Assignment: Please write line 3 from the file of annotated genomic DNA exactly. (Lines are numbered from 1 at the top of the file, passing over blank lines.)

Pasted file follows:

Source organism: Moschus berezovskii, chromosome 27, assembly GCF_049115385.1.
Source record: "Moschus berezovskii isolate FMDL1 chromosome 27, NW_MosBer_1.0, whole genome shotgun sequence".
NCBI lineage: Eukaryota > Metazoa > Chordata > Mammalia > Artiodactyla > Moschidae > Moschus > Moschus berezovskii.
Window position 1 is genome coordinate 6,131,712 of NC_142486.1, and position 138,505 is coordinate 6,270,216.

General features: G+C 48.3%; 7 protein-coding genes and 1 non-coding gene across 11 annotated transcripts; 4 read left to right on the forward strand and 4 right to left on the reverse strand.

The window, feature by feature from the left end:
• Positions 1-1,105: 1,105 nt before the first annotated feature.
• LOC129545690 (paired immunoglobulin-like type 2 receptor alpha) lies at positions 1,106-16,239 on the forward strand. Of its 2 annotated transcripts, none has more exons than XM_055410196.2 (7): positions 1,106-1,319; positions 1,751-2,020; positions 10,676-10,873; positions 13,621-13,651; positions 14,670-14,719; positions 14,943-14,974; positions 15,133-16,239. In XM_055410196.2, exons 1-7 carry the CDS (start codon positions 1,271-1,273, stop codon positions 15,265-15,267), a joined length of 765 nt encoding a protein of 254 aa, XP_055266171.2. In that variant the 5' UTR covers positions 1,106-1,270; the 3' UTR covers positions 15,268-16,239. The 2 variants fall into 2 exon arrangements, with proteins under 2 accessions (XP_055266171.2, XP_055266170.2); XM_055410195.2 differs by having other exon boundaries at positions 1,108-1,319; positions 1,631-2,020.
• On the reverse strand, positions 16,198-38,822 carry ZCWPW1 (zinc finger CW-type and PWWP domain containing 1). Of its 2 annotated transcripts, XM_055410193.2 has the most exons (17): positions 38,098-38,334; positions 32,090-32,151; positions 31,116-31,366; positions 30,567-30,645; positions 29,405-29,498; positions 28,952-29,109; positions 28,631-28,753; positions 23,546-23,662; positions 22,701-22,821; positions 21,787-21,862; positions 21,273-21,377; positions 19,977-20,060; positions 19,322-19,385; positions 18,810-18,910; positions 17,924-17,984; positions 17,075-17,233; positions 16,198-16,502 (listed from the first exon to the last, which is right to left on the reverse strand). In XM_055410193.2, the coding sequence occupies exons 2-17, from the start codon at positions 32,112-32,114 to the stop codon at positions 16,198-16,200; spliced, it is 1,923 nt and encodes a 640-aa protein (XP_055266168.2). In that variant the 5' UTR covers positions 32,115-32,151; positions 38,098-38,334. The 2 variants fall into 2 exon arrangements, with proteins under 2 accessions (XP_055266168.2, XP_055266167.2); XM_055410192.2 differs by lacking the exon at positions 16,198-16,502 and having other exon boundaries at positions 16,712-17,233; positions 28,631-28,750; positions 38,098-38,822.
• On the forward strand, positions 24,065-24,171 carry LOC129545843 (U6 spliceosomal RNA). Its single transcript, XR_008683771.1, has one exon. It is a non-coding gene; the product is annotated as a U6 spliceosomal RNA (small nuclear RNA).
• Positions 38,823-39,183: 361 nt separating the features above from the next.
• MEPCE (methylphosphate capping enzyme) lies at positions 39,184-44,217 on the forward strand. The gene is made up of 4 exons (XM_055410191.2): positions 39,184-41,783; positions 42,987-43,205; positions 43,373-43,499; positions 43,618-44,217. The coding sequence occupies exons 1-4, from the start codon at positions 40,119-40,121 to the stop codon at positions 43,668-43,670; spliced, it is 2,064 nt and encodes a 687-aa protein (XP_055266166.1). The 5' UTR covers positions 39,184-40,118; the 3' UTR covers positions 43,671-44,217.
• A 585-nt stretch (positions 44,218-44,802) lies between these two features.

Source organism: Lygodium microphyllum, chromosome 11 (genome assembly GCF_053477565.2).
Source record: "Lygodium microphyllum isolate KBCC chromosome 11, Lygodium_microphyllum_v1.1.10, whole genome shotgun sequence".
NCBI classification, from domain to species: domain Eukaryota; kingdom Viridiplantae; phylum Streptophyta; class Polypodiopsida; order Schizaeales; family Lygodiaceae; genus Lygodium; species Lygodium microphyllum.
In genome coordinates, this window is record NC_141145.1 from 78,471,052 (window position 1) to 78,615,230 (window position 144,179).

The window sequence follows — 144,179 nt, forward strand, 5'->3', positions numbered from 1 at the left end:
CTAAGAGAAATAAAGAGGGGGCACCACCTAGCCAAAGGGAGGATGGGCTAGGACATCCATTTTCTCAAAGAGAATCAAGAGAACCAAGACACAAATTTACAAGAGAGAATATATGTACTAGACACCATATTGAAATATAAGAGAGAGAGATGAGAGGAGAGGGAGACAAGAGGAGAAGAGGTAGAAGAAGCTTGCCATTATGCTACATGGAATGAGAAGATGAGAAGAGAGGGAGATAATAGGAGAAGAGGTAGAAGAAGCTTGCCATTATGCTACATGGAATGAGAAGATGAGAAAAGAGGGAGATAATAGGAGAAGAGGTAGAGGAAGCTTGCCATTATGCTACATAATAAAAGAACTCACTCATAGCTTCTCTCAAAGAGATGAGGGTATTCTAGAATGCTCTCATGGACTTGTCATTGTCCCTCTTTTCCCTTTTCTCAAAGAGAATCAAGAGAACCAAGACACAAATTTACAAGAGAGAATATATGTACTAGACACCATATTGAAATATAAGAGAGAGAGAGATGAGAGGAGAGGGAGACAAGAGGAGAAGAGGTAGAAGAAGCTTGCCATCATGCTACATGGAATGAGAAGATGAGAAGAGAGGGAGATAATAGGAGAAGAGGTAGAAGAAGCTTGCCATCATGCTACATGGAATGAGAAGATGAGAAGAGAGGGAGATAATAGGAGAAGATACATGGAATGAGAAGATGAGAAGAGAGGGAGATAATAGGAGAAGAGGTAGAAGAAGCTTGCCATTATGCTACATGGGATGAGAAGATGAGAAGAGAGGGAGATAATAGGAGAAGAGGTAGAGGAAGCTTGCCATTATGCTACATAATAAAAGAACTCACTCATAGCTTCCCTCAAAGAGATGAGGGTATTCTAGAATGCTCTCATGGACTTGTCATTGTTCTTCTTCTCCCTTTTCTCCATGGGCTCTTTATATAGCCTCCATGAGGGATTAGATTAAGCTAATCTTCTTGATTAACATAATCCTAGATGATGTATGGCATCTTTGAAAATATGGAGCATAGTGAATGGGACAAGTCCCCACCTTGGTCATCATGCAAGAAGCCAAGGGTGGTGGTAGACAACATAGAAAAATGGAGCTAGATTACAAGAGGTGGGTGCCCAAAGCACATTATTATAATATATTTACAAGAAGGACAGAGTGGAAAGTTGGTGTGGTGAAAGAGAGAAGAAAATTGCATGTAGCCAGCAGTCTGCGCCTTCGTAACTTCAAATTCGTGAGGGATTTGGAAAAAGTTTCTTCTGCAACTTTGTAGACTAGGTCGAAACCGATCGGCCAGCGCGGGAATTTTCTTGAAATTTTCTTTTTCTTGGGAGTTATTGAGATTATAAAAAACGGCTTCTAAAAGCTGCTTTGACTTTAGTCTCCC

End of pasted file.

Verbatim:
NCBI lineage: Eukaryota > Metazoa > Chordata > Mammalia > Artiodactyla > Moschidae > Moschus > Moschus berezovskii.